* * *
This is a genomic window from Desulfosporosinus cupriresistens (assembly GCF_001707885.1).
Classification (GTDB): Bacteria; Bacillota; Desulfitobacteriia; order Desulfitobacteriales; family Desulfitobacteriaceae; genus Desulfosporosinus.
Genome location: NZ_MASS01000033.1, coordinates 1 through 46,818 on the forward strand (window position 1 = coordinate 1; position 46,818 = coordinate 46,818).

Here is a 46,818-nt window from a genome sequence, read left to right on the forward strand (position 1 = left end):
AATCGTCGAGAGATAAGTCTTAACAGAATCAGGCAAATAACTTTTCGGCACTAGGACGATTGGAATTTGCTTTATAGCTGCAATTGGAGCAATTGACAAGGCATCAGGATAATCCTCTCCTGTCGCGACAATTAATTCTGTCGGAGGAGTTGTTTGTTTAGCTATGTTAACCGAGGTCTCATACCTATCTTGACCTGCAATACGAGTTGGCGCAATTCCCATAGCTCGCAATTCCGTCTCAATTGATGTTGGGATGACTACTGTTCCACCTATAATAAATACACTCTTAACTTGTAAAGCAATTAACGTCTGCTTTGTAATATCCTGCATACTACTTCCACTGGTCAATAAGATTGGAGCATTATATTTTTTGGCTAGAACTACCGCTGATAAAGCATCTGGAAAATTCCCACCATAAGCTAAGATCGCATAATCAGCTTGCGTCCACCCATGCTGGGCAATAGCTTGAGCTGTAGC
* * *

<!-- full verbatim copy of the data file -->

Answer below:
This is a genomic window from Desulfosporosinus cupriresistens (assembly GCF_001707885.1).
Classification (GTDB): Bacteria; Bacillota; Desulfitobacteriia; order Desulfitobacteriales; family Desulfitobacteriaceae; genus Desulfosporosinus.
Genome location: NZ_MASS01000033.1, coordinates 1 through 46,818 on the forward strand (window position 1 = coordinate 1; position 46,818 = coordinate 46,818).

Here is a 46,818-nt window from a genome sequence, read left to right on the forward strand (position 1 = left end):
AATCGTCGAGAGATAAGTCTTAACAGAATCAGGCAAATAACTTTTCGGCACTAGGACGATTGGAATTTGCTTTATAGCTGCAATTGGAGCAATTGACAAGGCATCAGGATAATCCTCTCCTGTCGCGACAATTAATTCTGTCGGAGGAGTTGTTTGTTTAGCTATGTTAACCGAGGTCTCATACCTATCTTGACCTGCAATACGAGTTGGCGCAATTCCCATAGCTCGCAATTCCGTCTCAATTGATGTTGGGATGACTACTGTTCCACCTATAATAAATACACTCTTAACTTGTAAAGCAATTAACGTCTGCTTTGTAATATCCTGCATACTACTTCCACTGGTCAATAAGATTGGAGCATTATATTTTTTGGCTAGAACTACCGCTGATAAAGCATCTGGAAAATTCCCACCATAAGCTAAGATCGCATAATCAGCTTGCGTCCACCCATGCTGGGCAATAGCTTGAGCTGTAGC